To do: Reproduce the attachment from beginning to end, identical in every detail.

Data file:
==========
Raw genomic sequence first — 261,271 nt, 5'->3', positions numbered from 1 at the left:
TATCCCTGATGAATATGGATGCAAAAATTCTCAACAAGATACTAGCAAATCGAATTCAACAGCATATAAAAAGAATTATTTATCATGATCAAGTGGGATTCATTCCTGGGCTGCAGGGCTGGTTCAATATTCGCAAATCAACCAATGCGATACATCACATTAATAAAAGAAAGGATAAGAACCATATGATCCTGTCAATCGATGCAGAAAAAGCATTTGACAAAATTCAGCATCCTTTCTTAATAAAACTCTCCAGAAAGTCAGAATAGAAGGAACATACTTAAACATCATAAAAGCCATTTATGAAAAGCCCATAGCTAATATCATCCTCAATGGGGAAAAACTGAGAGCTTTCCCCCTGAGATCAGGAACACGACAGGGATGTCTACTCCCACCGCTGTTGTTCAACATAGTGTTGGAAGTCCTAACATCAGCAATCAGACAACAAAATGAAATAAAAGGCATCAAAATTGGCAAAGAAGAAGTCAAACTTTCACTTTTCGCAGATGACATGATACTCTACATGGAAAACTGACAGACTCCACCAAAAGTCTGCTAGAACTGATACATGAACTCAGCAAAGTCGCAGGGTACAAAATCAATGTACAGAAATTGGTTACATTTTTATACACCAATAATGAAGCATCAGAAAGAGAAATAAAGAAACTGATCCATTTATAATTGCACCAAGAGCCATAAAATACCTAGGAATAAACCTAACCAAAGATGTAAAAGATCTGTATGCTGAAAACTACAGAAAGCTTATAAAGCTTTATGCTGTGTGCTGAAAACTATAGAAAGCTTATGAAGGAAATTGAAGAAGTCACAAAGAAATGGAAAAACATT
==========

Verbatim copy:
Raw genomic sequence first — 261,271 nt, 5'->3', positions numbered from 1 at the left:
TATCCCTGATGAATATGGATGCAAAAATTCTCAACAAGATACTAGCAAATCGAATTCAACAGCATATAAAAAGAATTATTTATCATGATCAAGTGGGATTCATTCCTGGGCTGCAGGGCTGGTTCAATATTCGCAAATCAACCAATGCGATACATCACATTAATAAAAGAAAGGATAAGAACCATATGATCCTGTCAATCGATGCAGAAAAAGCATTTGACAAAATTCAGCATCCTTTCTTAATAAAACTCTCCAGAAAGTCAGAATAGAAGGAACATACTTAAACATCATAAAAGCCATTTATGAAAAGCCCATAGCTAATATCATCCTCAATGGGGAAAAACTGAGAGCTTTCCCCCTGAGATCAGGAACACGACAGGGATGTCTACTCCCACCGCTGTTGTTCAACATAGTGTTGGAAGTCCTAACATCAGCAATCAGACAACAAAATGAAATAAAAGGCATCAAAATTGGCAAAGAAGAAGTCAAACTTTCACTTTTCGCAGATGACATGATACTCTACATGGAAAACTGACAGACTCCACCAAAAGTCTGCTAGAACTGATACATGAACTCAGCAAAGTCGCAGGGTACAAAATCAATGTACAGAAATTGGTTACATTTTTATACACCAATAATGAAGCATCAGAAAGAGAAATAAAGAAACTGATCCATTTATAATTGCACCAAGAGCCATAAAATACCTAGGAATAAACCTAACCAAAGATGTAAAAGATCTGTATGCTGAAAACTACAGAAAGCTTATAAAGCTTTATGCTGTGTGCTGAAAACTATAGAAAGCTTATGAAGGAAATTGAAGAAGTCACAAAGAAATGGAAAAACATT